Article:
What gives us confidence that engaged learning practices will work for today’s students? Over the past four years, the Bringing Theory to Practice Project (BTtoP), supported by the Charles Engelhard Foundation and the Association of American Colleges and Universities, invited campus involvement in testing the hypothesis that engaged practices like these might mitigate patterns of disengagement and begin to address the problem of fractured or dis-integrated purposes and outcomes. In many respects, the rigor in evaluating their programs and initiatives was more extensive and thorough than any examination of learning assessments they had tried previously. To date, over 60 institutions have received grant support from the BTtoP Project in order to initiate or to sustain programs that have been defined to fit their institutional particularities, as they examine the linkages among the several core purposes and outcomes.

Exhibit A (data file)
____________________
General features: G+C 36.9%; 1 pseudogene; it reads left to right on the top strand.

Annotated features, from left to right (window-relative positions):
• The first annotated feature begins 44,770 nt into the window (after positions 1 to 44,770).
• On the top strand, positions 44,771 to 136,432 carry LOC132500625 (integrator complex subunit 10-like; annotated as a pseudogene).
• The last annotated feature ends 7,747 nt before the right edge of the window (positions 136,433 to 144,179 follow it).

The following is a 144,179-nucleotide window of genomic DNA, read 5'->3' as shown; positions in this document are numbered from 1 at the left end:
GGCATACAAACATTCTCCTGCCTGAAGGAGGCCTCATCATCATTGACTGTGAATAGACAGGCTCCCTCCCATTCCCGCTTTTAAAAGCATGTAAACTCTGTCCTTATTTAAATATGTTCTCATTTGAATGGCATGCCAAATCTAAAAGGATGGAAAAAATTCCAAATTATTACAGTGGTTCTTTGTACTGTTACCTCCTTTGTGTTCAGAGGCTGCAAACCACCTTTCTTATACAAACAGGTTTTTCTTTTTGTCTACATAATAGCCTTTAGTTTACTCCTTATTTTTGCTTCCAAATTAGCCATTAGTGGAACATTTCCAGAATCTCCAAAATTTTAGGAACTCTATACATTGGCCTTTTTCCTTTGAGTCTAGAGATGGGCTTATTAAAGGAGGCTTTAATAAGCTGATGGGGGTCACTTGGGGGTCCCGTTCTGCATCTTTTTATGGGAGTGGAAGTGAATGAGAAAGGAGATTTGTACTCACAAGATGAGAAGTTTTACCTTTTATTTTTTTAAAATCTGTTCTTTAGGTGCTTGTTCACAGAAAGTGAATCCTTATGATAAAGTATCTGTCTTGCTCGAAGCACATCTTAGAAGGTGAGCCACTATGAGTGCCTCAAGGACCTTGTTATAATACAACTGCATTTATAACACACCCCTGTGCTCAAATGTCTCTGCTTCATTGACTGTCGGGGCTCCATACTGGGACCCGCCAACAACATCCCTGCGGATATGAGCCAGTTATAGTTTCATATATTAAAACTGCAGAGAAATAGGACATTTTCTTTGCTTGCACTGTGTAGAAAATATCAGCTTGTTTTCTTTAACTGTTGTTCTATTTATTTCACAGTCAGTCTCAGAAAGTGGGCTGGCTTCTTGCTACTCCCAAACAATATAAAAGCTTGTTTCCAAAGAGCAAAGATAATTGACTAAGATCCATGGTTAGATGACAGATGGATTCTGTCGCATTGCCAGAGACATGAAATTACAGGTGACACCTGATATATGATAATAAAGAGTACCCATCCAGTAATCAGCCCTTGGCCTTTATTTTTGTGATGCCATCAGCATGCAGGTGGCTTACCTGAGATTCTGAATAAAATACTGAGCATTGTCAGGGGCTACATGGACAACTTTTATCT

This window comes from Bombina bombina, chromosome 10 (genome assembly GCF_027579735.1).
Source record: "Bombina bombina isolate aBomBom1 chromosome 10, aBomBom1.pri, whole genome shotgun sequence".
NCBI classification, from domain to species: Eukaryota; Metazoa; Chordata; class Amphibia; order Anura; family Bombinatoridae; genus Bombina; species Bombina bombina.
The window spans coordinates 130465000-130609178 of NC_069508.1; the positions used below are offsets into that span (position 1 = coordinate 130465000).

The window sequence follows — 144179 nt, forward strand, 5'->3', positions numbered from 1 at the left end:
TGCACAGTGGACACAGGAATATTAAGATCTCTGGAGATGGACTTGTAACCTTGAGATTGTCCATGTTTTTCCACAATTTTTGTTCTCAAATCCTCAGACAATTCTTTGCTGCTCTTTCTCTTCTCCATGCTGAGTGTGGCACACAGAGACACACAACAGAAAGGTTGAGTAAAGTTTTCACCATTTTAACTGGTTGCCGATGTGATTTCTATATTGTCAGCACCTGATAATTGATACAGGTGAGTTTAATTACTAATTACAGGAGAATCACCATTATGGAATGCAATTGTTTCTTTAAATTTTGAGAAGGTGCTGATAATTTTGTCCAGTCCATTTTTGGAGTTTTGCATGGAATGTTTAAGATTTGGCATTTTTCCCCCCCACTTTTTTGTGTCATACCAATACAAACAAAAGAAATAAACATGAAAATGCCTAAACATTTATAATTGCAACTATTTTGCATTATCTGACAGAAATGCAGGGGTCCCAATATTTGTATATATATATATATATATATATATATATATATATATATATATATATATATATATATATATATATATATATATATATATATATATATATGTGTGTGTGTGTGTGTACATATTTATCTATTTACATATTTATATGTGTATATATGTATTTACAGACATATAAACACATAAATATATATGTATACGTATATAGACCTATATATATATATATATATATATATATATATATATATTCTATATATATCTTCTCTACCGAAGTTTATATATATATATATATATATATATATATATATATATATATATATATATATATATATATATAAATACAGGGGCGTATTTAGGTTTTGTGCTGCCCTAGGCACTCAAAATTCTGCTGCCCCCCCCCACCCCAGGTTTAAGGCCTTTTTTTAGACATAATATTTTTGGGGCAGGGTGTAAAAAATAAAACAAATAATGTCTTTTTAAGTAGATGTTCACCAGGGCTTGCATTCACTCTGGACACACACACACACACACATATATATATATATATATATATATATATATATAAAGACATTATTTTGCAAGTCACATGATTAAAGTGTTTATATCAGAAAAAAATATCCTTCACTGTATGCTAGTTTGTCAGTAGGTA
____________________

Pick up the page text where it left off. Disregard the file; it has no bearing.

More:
In addition to the contributions of the research documenting the relationships among outcomes, the process used in addressing patterns of disengagement makes its own contribution. We have seen that using the opportunities that already exist (from faculty meetings to parent weekends, from board discussions to town hall meetings), the institution that wants successfully to tackle the complexity of the problem of disengagement will involve its multiple constituencies (faculty and students, administrators and boards, researchers and parents, those within the campus, and those in the community beyond the campus) in considering openly and candidly the realities of disengagement on their own campus and their shared, among all of these constituencies, responsibility in both causing and solving them.
Through Bringing Theory to Practice, and through related “engaged learning initiatives” sponsored by AAC&U and other concerned organizations, faculty, administrators and students at many colleges and universities now agree that we must identify and address the patterns of disengagement in higher education and the fractured condition of its attention to core purposes and outcomes, and participate in exploration of the solutions. The beginning of a solution is to be found in recommitting our institutional actions and resources, robustly and creatively, to engaging students -- creating the contexts in which students can claim the full range of outcomes that liberal education promises -- and expecting that, in fact insisting that, such engagement occur.